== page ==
VBA Variables

Filed in Software on March 15, 2020

So you are you using Microsoft Office and you want to automate something. In Microsoft Visual Basic for Applications (VBA), every MS Office package (e.g. MS Word, Excel, Access, PowerPoint) has its own DOM or Document Object Model. The DOM provides the application programming interface (API) we can use to build full-blown programs or to simply automate something within Office. Excel has objects with names like “Workbooks” and “Sheets”, whereas MS Access has objects named “Tables” and “Queries.” So VBA is the scripting language for Microsoft Office and it’s helpful to know.

VBA is generally stored in 2 common areas:

  • The object itself (a Sheet in Excel)
  • Or an external Module called a Class

VBA has both local and global variables which are referred to as Procedure and Module Level, respectively.

Procedure level (Local scope)

A local variable is recognized only within the procedure in which it is declared. A local variable can be declared with a Dim or Static statement.


When a local variable is declared with the Dim statement, the variable remains in existence only as long as the procedure in which it is declared is running.


A local variable declared with the Static statement remains in existence the entire time Visual Basic is running. The variable is reset when any of the following occur:

  • The macro generates an untrapped run-time error.
  • Visual Basic is halted.
  • You quit Microsoft Excel.
  • You change the module.

All variables within a local procedures can also be static by declaring the procedure as static.

Static Function RunningTotal(num)
' Code here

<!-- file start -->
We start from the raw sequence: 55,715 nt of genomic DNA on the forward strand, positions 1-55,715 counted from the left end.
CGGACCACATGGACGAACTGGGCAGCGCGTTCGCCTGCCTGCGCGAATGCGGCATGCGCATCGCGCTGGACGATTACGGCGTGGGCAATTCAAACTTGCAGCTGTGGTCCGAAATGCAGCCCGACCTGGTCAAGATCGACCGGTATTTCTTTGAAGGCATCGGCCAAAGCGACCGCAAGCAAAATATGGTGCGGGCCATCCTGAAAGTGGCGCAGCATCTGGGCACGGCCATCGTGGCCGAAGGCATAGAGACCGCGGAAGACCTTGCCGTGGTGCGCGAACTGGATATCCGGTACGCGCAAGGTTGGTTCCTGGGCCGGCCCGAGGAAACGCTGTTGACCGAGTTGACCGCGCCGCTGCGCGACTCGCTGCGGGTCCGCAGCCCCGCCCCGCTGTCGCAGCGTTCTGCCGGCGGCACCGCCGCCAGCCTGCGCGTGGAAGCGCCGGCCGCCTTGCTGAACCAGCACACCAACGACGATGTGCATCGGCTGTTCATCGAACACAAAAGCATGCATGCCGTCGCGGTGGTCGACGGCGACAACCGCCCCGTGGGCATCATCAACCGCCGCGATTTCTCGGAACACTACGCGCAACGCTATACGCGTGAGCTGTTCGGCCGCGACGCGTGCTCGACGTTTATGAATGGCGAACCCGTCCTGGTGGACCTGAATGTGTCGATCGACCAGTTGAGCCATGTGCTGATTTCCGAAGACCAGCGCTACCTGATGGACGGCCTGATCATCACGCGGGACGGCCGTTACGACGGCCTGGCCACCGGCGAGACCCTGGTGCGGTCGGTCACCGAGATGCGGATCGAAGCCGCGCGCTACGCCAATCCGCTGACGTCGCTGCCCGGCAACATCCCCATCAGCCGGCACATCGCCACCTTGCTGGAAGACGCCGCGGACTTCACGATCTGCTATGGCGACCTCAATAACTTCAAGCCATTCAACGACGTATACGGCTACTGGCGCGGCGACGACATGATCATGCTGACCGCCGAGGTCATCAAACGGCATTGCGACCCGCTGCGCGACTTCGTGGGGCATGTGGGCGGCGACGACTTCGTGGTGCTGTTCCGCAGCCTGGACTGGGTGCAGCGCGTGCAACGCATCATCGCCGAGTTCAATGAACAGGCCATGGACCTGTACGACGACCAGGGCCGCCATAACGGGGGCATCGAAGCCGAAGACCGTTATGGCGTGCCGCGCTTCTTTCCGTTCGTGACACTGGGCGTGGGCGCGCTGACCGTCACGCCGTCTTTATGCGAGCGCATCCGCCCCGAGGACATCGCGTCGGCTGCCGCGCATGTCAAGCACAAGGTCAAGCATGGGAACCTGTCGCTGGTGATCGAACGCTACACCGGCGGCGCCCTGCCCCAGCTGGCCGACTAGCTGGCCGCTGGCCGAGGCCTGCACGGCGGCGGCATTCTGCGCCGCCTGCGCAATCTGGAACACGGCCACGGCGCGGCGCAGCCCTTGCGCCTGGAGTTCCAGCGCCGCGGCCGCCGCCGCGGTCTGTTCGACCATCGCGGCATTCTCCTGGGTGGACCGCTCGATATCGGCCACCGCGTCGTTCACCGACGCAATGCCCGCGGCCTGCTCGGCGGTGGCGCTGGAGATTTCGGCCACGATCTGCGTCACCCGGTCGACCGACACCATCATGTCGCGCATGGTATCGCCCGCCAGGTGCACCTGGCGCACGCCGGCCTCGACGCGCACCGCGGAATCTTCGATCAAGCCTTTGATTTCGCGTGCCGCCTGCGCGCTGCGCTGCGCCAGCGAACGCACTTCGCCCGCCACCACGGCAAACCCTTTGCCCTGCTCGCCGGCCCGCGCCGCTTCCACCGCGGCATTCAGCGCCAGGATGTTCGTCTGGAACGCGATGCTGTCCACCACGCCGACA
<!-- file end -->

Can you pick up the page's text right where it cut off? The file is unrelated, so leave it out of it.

End Function

Module Level (Private)

A “module level” variable is recognized among all of the procedures on a single sheet. A module-level variable remains in existence while Visual Basic is running until the module in which it is declared is edited. Module-level variables may be declared with a Dim or Private statement at the top of the module above the first procedure definition. At the module level, there is no difference between Dim and Private.

Module Level (Public)

A public variable is recognized by every module in the active application. A public variable is declared at the top of the module, above the first procedure definition. A public variable is always declared with a “Public” statement. A public variable may be declared in any module sheet.

It is possible for multiple module sheets to have public variables with the same name. To avoid confusion and possible errors, it is a good idea to use unique variable names.


'Declare module level variables (on top)
Dim undoStore(20) As Variant
Dim undoCurrent() As String
Dim numUndos As Integer

Private Sub btn_handle_click()
    'Declare local variables
    Dim numRows As Integer, numCols As Integer
    numRows = ActiveSheet.UsedRange.Rows.Count
    numCols = ActiveSheet.UsedRange.Columns.Count
    'Handle button click
End Sub

In the example image below, the blue button on the right (a shape object) is mapped to the procedure named “btn_handle_click()”, which is in the Workbook Module named “Module1.” For demonstration, the procedure writes the text “Button Clicked” in the Immediate Window using Debug.Print.

Example using a button to run a procedure


About the Author ()

Shep is a GenX'er. Raised during the time before technology became a part of everyday life. Shep wrote essays for English class on a Compaq PC in 1982 and remembers the World's first arrival of 'Copy-&-Paste.' Shep enjoys nature, jogging, reading, and developing creative skills.

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